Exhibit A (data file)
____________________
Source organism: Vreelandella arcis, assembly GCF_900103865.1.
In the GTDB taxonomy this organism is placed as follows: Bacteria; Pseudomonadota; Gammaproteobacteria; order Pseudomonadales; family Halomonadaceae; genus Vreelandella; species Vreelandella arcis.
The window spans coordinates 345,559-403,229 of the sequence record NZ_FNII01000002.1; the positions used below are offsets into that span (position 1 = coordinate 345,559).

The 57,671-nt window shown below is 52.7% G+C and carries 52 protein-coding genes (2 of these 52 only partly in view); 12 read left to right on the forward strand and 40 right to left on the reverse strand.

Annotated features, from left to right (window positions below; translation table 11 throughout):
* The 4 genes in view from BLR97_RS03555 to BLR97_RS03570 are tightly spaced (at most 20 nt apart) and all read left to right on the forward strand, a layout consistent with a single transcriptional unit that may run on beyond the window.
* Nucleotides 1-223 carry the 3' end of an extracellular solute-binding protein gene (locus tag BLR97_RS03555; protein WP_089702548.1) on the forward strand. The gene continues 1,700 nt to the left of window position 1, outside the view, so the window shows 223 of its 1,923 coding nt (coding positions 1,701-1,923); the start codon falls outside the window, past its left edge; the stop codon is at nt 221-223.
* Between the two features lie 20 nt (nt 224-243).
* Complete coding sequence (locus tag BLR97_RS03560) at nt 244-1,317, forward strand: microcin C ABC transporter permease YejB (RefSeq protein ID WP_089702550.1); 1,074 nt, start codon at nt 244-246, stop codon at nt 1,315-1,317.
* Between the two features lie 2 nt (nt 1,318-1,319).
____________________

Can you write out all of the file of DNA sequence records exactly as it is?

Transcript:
Source organism: Vreelandella arcis, assembly GCF_900103865.1.
In the GTDB taxonomy this organism is placed as follows: Bacteria; Pseudomonadota; Gammaproteobacteria; order Pseudomonadales; family Halomonadaceae; genus Vreelandella; species Vreelandella arcis.
The window spans coordinates 345,559-403,229 of the sequence record NZ_FNII01000002.1; the positions used below are offsets into that span (position 1 = coordinate 345,559).

The 57,671-nt window shown below is 52.7% G+C and carries 52 protein-coding genes (2 of these 52 only partly in view); 12 read left to right on the forward strand and 40 right to left on the reverse strand.

Annotated features, from left to right (window positions below; translation table 11 throughout):
* The 4 genes in view from BLR97_RS03555 to BLR97_RS03570 are tightly spaced (at most 20 nt apart) and all read left to right on the forward strand, a layout consistent with a single transcriptional unit that may run on beyond the window.
* Nucleotides 1-223 carry the 3' end of an extracellular solute-binding protein gene (locus tag BLR97_RS03555; protein WP_089702548.1) on the forward strand. The gene continues 1,700 nt to the left of window position 1, outside the view, so the window shows 223 of its 1,923 coding nt (coding positions 1,701-1,923); the start codon falls outside the window, past its left edge; the stop codon is at nt 221-223.
* Between the two features lie 20 nt (nt 224-243).
* Complete coding sequence (locus tag BLR97_RS03560) at nt 244-1,317, forward strand: microcin C ABC transporter permease YejB (RefSeq protein ID WP_089702550.1); 1,074 nt, start codon at nt 244-246, stop codon at nt 1,315-1,317.
* Between the two features lie 2 nt (nt 1,318-1,319).